Jun 26, 2020
Executive Order Update – Department of State Advises it Will NOT Issue Immigrant and Nonimmigrant Visas through December 31, 2020
Joshua H. Rolf and Jonathan A. Grode
- Changes now in effect.
- Unless subject to an exception, U.S. Department of State will not issue new or renewed nonimmigrant visas in the effected classes until December 31, 2020.
- Likewise, suspension of immigrant visa issuance also extended through December 31, 2020.
- No timeline on resumption of routine, in-person visa services.
Yesterday, we provided an update on how Customs and Border Protection (“CBP”) will treat individuals with presently valid visas and those who are visa exempt in light of the newest Executive Order that went into effect yesterday. In this vein, since Tuesday the U.S. Department of State’s Consular Affairs Twitter feed has addressed Frequently Asked Questions regarding the Order’s impact on its operations. Additionally, the feed also fielded questions from users. Some key takeaways from this ongoing conversation are:
- Subject to select exceptions, the Department of State will not issue a new or renewedH-B, H-2B, H-4, J-1, J-2, L-1, or L-2 visa through December 31, 2020 – even if they were physically present in the United States on June 24, or if they had any valid nonimmigrant visa as of that date.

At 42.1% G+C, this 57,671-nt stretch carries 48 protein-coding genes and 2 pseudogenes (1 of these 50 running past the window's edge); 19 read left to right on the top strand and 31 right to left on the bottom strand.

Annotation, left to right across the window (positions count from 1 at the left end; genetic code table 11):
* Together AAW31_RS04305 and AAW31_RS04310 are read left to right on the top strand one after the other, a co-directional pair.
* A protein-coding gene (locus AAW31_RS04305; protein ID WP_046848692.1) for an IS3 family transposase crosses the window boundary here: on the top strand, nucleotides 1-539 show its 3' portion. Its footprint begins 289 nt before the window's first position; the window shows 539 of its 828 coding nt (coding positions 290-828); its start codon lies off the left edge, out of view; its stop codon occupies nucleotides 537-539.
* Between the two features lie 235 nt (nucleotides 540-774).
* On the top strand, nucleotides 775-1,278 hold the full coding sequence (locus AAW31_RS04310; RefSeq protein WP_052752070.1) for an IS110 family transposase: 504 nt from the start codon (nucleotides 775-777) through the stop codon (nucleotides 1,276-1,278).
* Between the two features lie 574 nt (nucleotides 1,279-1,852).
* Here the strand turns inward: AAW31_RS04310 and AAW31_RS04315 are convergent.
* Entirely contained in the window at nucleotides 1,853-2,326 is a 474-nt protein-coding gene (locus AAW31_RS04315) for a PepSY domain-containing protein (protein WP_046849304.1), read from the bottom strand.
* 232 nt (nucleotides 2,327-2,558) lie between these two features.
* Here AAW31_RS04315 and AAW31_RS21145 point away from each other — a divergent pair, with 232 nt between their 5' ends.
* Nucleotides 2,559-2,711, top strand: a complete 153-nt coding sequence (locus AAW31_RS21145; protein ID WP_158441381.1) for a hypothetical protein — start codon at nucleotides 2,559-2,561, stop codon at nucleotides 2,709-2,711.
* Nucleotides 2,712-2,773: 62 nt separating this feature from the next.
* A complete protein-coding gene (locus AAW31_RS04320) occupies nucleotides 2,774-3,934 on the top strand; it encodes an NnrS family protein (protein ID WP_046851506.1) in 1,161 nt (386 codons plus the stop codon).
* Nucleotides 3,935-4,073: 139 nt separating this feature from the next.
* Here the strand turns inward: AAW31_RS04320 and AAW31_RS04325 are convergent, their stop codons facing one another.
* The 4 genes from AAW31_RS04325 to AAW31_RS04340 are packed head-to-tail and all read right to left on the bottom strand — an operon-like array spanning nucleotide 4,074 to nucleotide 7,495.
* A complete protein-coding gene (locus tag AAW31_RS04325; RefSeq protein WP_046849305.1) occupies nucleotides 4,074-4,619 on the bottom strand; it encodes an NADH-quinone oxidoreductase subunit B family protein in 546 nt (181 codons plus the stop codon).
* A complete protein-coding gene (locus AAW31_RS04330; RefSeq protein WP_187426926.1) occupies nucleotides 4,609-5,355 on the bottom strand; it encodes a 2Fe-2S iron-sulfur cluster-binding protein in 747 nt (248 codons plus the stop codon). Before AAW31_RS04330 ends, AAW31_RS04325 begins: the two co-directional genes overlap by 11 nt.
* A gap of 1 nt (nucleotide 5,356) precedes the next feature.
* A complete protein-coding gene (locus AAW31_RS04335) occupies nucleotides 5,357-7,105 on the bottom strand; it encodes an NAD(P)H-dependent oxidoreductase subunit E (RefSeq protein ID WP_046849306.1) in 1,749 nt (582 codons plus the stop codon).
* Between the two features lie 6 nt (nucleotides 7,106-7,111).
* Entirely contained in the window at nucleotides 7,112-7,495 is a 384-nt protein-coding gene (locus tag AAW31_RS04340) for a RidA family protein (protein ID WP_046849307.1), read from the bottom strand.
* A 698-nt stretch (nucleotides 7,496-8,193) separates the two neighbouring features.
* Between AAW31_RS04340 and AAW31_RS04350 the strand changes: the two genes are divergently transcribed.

- In the case of an H-4, J-2, or L-2 spouse/child, that will be the case even if their H-1B, H-2B, J-1, or L-1 spouse or parent has a valid visa and/or is physically present in the United States.
- The immigrant visa suspension will continue through the end of the year, including for Diversity Visa Applicants.
- J-1 Physicians are exempt by definition, but H-1B or L-1 Physicians must apply for/be deemed to qualify for an exemption.
- There is no clear timeline for the resumption of routine, in-person visa services.
The first point is quite troubling, and arguably, contrary to the plain reading of the Executive Order. Specifically, Section 3 of the Executive Order’s use of the conjunctive “and”indicates that all three criteria must be present in order for someone to fall under its purview. Under this interpretation, an individual who is physically present in the United States on June 24, but who later departs the United States, would not be subject to the Order (see first criterion); and the same goes for someone who has a valid nonimmigrant visa on June 24, even if it expires thereafter (see second criterion). Unfortunately, it is clear that the U.S. Department of State will not implement the Order as it is written; and therefore, willNOT issue an H-1B, H-2B, J-1, or L-1 (or H-4, J-2, or L-2) Visa for someoneapplying between now and December 31, unless, if they fall under one of the exceptions. That this interpretation could also contribute to families being separated throughout the duration of his Executive Order is equally unsettling. Each of these issues, amongst others, could give rise to litigation that could press “pause” on the Order while it gets worked out in the courts.
We will continue to monitor agency-specific guidance as it is published (which we hope will be the case and that we will not have to rely on a Twitter Q&A),and will provide all updates via our Firm’s E-Alerts and Blog. As always, please do not hesitate to reach out if you have any questions as to how the Order impacts your situation.